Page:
Security issues surrounding cyber commerce and communication must surely be among the most unsettling in an age in which the world has never been more dependent on instant interconnectivity.
Hacking allegations surrounding the US election continue to cause unease; critical infrastructure is in danger of becoming a target; denial of service attacks are becoming increasingly common; and even the defences of high profile names such as Yahoo, LinkedIn and Tesco have been breached.
It would be reasonable, in such a climate, to expect that the impact on the cloud-based systems which host day-to-day interactions would be dramatic.
However despite incidents which have attracted headlines in 2016 (a year in which more than two billion records were stolen) there still appears to be a strong element of trust in the integrity of the cloud.
Why should this be the case? Well, over a career which has focused on migrating businesses large and small to the cloud, I have found that accessibility, flexibility, mobility, reliability and costs trump concerns about security in the vast majority of cases.
I suspect the underlying reason is that users are now comfortable with the cloud as an essential component of their communications infrastructure. Look at the billions who use cloud-hosted facilities such as Gmail and Facebook on a daily, if not hourly, basis.
It is not hard to understand why this element of trust exists. The proven benefits include disaster recovery, hot backups, scalability, data encryption, role level access and strong password policies.
Another important benefit, referred to as data redundancy, is the process of having a constant backup on another server so that in the event of a catastrophe the system could shut down immediately and all the stored data would jump onto one of thousands of new servers worldwide with only limited disruption.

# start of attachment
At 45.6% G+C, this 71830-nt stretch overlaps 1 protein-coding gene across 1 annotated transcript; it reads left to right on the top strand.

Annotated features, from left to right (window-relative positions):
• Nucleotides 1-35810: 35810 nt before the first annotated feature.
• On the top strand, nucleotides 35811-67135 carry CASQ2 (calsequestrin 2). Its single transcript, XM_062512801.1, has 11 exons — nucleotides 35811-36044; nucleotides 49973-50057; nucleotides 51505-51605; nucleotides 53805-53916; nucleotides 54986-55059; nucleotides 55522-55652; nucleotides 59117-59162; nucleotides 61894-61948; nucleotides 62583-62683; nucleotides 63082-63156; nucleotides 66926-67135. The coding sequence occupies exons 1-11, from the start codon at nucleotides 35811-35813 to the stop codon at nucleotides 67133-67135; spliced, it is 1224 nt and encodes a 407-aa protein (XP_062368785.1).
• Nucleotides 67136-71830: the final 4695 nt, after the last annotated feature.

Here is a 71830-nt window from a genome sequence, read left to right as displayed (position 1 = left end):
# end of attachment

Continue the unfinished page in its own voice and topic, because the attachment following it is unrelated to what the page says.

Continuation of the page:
In recognition that we are in a rolling battle with the cyber criminals, the EU is introducing the General Data Protection Regulation in May 2018 as a result of which global companies such as NetSuite are required to be compliant with data centres for EU customers hosted within the EU.
The US also is increasingly turning the spotlight on to accountability, with organisations such as the Federal Trade Commission taking a strict line with companies for perceived security beaches or privacy failures.
In a climate of security challenges, some organisations – particularly smaller ones – may still consider self-hosting, on the grounds that data remains within their control, affording an apparent peace of mind.
But that perceived assurance comes with a cost. That cost includes the need to purchase additional hardware to scale up, data and time loss in an outage, and fees which are incurred whether or not all the resources are used.
Given that the conflict with the criminal side of the connected world is not going to cease anytime soon, it makes sense to have the best possible defences.
And that, for the foreseeable future, means the cloud.
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